The library is “a little old shabby place.” Francie thinks that all of the world’s books are in the library and she plans to read all of the world’s books. Francie enters and closes the door quietly behind her, as one should in the library. She looks at the little brown bowl at the end of the librarian’s desk. It is holding multi-colored nasturtiums. Francie decides that, when she gets her own home, she’ll have a desk like the librarian’s. It’ll hold pencils, “always sharpened for writing,” a brown bowl “with a flower or some leaves or berries always in it,” and plenty of books.
Francie is working her way through the alphabet and is in the B’s. She takes a book to the librarian and asks her if she can recommend a book for an eleven-year-old girl. Francie asks the librarian the same question each week and the librarian never looks up. All of the names on the library cards are the same to her. A smile or a friendly comment from this woman would mean a lot to Francie. The librarian only recommends two books each time Francie asks the question: If I Were King by McCarthy and Beverly of Graustark. Francie takes her books and goes home.
The library is a place that expands Francie’s awareness of humanity, and that includes her experience of the librarian’s callous indifference. The librarian’s attitude suggests classism—the children who attend the library are poor—but it could also be the result of her irritation with the city’s overcrowding and her own dislike of children.
Francie reads and feels at peace with the world, alone in the apartment with a small bowl of candy to eat. By 4:00 PM, tenements across from Francie’s yard come to life with women returning from their shopping, children returning home, and young women preparing for dates. Francie focuses on the young women, watching them wash at their kitchen sinks because none of the tenement flats have bathrooms.
Francie’s actions in the apartment foreshadow the end of the novel, when a little girl with a bag of candy will be watching her prepare for a date. The closeness of living in tenements opens people’s private lives up to spectatorship. Francie learns as much from these scenes as she does from her books.
Francie stops reading when Fraber’s horse and wagon return with their driver, Frank. The horse is beautiful and its stable is finer than any house in Brooklyn. Fraber is a local dentist. Frank dons an apron while he washies the horse, Bob. Bob makes her think of Uncle Willie Flittman’s horse, Drummer, who pulls a milk wagon. However, Willie and Drummer have a hostile relationship, whereas Bob and Frank are friends. To hear Uncle Willie describe it, the horse stays awake at nights thinking of ways to torment Willie.
Smith points out the beauty of the stable in contrast to the houses in Brooklyn to suggest that the animals that belong to the well-to-do are sometimes better treated and better kept than human beings. The contrast in the men’s relationships to their horses reveals something about their relationships to the world. Willie is suspicious and contentious due to his depression.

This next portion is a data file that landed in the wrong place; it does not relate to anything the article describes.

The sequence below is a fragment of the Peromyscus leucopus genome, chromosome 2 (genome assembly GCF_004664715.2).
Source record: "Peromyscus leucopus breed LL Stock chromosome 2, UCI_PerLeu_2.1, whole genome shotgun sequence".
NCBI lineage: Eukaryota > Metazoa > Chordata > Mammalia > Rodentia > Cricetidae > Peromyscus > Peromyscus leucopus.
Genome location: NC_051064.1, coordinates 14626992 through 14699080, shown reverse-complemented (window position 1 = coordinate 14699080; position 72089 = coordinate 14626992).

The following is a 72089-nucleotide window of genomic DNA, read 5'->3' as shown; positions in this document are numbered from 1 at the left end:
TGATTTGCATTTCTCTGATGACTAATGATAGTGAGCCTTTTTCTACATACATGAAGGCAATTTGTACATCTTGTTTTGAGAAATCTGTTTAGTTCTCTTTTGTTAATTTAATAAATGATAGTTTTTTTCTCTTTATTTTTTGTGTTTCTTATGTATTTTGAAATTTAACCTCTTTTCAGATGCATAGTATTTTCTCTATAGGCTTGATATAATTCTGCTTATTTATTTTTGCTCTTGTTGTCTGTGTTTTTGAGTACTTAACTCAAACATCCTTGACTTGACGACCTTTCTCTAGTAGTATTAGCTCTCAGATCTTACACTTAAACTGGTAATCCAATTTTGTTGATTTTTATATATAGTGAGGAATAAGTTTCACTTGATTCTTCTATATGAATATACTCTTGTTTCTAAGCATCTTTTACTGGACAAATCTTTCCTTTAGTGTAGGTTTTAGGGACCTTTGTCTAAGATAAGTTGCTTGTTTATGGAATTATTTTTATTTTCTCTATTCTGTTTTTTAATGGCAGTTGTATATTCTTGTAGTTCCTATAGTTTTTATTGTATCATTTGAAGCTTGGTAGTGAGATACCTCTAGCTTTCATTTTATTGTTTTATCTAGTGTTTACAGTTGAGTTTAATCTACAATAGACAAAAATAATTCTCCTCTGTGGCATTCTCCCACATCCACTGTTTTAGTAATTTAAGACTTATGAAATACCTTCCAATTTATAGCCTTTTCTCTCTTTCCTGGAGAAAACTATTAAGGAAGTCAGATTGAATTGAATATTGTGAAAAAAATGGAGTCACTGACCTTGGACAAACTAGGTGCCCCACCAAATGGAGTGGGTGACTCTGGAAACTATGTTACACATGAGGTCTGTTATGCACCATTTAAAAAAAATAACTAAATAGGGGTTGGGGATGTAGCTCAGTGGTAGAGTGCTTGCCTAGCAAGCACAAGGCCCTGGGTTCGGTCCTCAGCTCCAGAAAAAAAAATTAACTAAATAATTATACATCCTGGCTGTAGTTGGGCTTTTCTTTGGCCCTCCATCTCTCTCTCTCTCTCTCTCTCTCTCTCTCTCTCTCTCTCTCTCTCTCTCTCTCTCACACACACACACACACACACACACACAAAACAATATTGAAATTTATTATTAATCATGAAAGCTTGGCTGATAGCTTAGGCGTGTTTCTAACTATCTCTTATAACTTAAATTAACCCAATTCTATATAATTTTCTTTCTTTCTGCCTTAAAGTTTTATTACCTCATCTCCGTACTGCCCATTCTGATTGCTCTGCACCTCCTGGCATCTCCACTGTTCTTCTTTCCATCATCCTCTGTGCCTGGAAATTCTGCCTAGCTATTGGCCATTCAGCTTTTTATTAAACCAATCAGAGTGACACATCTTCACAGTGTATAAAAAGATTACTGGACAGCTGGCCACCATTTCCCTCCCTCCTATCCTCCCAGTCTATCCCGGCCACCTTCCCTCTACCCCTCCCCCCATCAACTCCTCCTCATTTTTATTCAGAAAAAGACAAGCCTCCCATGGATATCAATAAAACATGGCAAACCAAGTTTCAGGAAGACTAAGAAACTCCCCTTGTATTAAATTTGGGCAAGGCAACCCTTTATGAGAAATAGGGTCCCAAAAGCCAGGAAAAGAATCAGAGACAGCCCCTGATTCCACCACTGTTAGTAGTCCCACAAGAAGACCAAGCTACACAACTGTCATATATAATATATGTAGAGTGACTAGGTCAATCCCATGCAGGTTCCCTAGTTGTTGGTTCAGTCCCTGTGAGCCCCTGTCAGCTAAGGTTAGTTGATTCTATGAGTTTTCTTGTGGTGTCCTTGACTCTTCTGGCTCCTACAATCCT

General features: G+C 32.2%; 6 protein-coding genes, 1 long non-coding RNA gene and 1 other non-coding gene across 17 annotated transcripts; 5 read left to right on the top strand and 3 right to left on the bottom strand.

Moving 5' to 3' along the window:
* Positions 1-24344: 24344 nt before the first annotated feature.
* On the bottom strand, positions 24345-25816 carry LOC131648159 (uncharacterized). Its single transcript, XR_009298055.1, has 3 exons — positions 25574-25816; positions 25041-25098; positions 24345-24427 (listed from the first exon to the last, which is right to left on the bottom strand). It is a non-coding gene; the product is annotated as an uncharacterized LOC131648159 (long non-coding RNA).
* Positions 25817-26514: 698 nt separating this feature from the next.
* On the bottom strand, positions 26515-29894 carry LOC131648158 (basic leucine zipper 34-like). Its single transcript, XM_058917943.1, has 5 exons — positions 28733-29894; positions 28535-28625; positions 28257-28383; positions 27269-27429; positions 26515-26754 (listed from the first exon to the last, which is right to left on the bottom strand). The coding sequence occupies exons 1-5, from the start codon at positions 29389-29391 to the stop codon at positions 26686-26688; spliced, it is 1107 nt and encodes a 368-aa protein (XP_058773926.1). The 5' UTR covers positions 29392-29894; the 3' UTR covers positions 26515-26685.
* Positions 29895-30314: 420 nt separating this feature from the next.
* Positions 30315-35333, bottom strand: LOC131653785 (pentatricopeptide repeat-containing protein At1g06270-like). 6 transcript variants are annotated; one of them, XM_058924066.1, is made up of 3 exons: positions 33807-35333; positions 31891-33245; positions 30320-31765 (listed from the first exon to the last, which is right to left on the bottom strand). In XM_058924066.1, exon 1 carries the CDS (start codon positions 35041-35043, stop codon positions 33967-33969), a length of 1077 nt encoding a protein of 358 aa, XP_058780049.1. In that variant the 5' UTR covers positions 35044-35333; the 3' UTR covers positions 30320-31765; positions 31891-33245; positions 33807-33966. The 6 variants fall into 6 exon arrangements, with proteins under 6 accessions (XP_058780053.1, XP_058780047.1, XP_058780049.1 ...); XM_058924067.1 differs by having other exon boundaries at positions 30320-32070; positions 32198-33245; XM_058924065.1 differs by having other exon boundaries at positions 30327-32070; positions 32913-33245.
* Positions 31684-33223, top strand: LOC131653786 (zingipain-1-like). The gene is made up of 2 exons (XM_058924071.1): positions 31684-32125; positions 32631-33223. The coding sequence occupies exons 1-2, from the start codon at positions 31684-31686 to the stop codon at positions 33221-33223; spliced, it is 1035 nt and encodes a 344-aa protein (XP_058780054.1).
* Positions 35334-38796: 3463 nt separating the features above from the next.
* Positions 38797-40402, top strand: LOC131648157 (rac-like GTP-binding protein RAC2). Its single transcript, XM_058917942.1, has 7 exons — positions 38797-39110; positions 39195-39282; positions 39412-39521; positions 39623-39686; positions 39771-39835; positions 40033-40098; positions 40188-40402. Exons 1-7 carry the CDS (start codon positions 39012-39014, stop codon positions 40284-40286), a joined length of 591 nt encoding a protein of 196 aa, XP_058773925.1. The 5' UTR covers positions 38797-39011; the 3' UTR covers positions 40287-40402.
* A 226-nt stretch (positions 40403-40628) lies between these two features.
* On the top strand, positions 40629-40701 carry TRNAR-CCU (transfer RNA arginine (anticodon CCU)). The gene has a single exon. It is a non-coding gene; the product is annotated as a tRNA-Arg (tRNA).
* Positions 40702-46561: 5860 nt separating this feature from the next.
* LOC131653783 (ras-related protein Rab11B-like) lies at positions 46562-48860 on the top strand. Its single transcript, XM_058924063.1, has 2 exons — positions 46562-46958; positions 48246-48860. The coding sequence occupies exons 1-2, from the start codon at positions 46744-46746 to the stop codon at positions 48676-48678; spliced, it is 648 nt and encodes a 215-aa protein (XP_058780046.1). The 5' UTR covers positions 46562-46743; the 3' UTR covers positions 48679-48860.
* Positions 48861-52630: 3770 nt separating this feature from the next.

On the street, half a dozen boys loiter and cling to the stable’s iron gate, watching Frank wash the horse. They make up stories about the gentle animal being a fearsome creature. One of them picks up a stone and throws it at Bob. The boys wait for the horse to lose its temper. Instead, Frank speaks to them gently, warning them not to do it again; otherwise, he’ll “break a couple of [their] asses.” Frank then scoops down and picks up a cobblestone as though to throw it. The larger boys leave, but the smaller ones remain because they want to see Frank feed Bob his oats.
Having only seen and experienced brutality, the children project that onto Bob. When Frank threatens them to protect Bob, he is speaking to them in the only language they understand. The poverty and violence of their community makes it difficult for them to grasp how Frank could express such tenderness toward an animal.
After Frank hangs Bob’s feed bag on his neck, he gets to work washing the wagon. He whistles “Let Me Call You Sweetheart” while he works, which draws the attention of Flossie Gaddis. She sticks her head out the window and greets Frank, who is indifferent to her presence. She invites him to the Shamrock Club, but he makes a lazy excuse to get out of the date. Flossie tells him to “go to hell” and slams the window shut. Francie feels sorry for Flossie because she is always running after men. Aunt Sissy runs after men, too, but the men run “to meet her halfway.” Flossie is starved for men, while Sissy has a healthy appetite, and this makes a big difference.
Flossie’s feeling that she has to run after men comes as a result of her disfigured arm, which she knows makes her less appealing than other women. Flossie is “starved for men” because she is lonely and worries that she will not experience the love and romantic attention that are normal aspects of most women’s lives. She chases after men out of a fear that she will miss out on the companionship that she desires.